Some members of the BSD community have announced an Ubuntu-based version of BSD called UbuntuBSD.
UbuntuBSD is based on the FreeBSD kernel rather than the Linux kernel that’s used in the main Ubuntu. It’s using the FreeBSD 10.1 kernel and is based on Ubuntu 15.10 Wily Werewolf.
UbuntuBSD uses the ZFS file system and comes with the lightweight Xfce desktop. Installing UbuntuBSD is quite easy, though it’s using text installer that you see in Debian or Ubuntu server.
It appears that the UbuntuBSD project is working on its own, without the involvement of Canonical or Ubuntu. But Ubuntu is a humongous community so there is a possibility that some Ubuntu developers may be involved with the project at some level.
I talked to Michael Hall, Community Manager at Canonical, to sense of what he thinks about the project. “I think it’s a cool project and I’m looking forward to seeing how far they get with it It would certainly be an interesting addition to our already varied list of official flavors, if they can get there,” he said.
When I asked Hall if UbuntuBSD wanted to get some support from Ubuntu or Canonical he said that “they would be treated like any other project within the Ubuntu community. It might require more work than say Ubuntu GNOME, since we’re so used to having the same kernel, but we will do our best to support them in their efforts.”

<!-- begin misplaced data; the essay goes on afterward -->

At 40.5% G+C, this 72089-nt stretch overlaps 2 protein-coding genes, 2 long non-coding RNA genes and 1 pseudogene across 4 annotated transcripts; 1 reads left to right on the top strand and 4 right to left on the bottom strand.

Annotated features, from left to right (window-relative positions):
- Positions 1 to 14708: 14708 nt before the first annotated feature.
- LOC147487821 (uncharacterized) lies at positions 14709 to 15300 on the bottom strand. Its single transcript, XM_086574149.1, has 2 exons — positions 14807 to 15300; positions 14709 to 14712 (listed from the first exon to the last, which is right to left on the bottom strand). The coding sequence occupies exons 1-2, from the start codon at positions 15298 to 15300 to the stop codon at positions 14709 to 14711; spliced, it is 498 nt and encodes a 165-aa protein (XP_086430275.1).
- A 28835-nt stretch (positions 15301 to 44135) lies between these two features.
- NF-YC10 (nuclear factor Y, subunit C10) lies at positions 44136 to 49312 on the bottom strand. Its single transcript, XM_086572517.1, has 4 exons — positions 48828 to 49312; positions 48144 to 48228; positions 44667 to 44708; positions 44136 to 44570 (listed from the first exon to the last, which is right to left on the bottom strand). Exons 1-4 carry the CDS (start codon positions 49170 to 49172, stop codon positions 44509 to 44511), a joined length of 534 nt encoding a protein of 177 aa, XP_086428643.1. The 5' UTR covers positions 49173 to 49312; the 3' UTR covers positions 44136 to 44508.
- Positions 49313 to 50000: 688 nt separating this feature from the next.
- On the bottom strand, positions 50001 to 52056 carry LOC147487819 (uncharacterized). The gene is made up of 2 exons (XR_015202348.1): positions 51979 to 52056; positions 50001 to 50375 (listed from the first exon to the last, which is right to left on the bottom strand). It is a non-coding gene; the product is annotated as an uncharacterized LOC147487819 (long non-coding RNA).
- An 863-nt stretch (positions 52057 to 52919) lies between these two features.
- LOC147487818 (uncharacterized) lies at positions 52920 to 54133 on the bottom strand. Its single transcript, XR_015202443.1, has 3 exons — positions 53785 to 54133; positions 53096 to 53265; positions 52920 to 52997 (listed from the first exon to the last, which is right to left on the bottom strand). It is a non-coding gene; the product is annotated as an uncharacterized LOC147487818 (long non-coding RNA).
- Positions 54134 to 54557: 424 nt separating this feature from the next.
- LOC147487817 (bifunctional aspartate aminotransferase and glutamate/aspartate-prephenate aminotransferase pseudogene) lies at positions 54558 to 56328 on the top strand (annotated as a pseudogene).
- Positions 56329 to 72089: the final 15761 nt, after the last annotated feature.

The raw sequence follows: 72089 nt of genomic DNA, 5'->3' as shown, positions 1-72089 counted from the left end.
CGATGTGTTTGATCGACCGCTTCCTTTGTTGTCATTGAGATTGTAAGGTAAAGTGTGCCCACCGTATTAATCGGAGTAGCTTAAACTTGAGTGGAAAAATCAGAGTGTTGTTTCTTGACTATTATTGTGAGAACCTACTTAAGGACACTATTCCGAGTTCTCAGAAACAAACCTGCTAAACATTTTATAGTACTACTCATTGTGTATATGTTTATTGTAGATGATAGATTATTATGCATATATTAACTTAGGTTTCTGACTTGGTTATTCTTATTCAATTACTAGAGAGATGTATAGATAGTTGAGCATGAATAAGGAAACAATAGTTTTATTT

This is not the first attempt to bring a Linux distribution to FreeBSD. Developers have attempted to bring Debian, Gentoo and Arch to FreeBSD without much success. So how far will this project go will be interesting to watch.
Should you try it?
The main focus of UbuntuBSD is "escape from systemd." Personally I have no problem with systemd and have been using it on openSUSE and Arch Linux for a very long time now. In addition, all three enterprise distributions – Red Hat Enterprise Linux, SUSE Linux Enterprise and Ubuntu – have adopted systemd as the default init system. So systemd is the future in the enterprise space.
That said, there are many people who are not comfortable with systemd and that’s the audience UbuntuBSD is targeting. But there are also Linux distributions that don’t use systemd.
Before you try UbuntuBSD, keep in mind that FreeBSD is less popular than Linux on the desktop, and as a result there are fewer packages available for FreeBSD. You will get access to some of the major applications, but not everything is available for FreeBSD. In addition, device driver support is also not on par with Linux, which now has out of the box support for a majority of hardware components.
As a long time Linux user, I am not sure if UbuntuBSD will interest me. I think this project is more for those BSD users who want the Ubuntu experience. It’s certainly an interesting project for BSD users.
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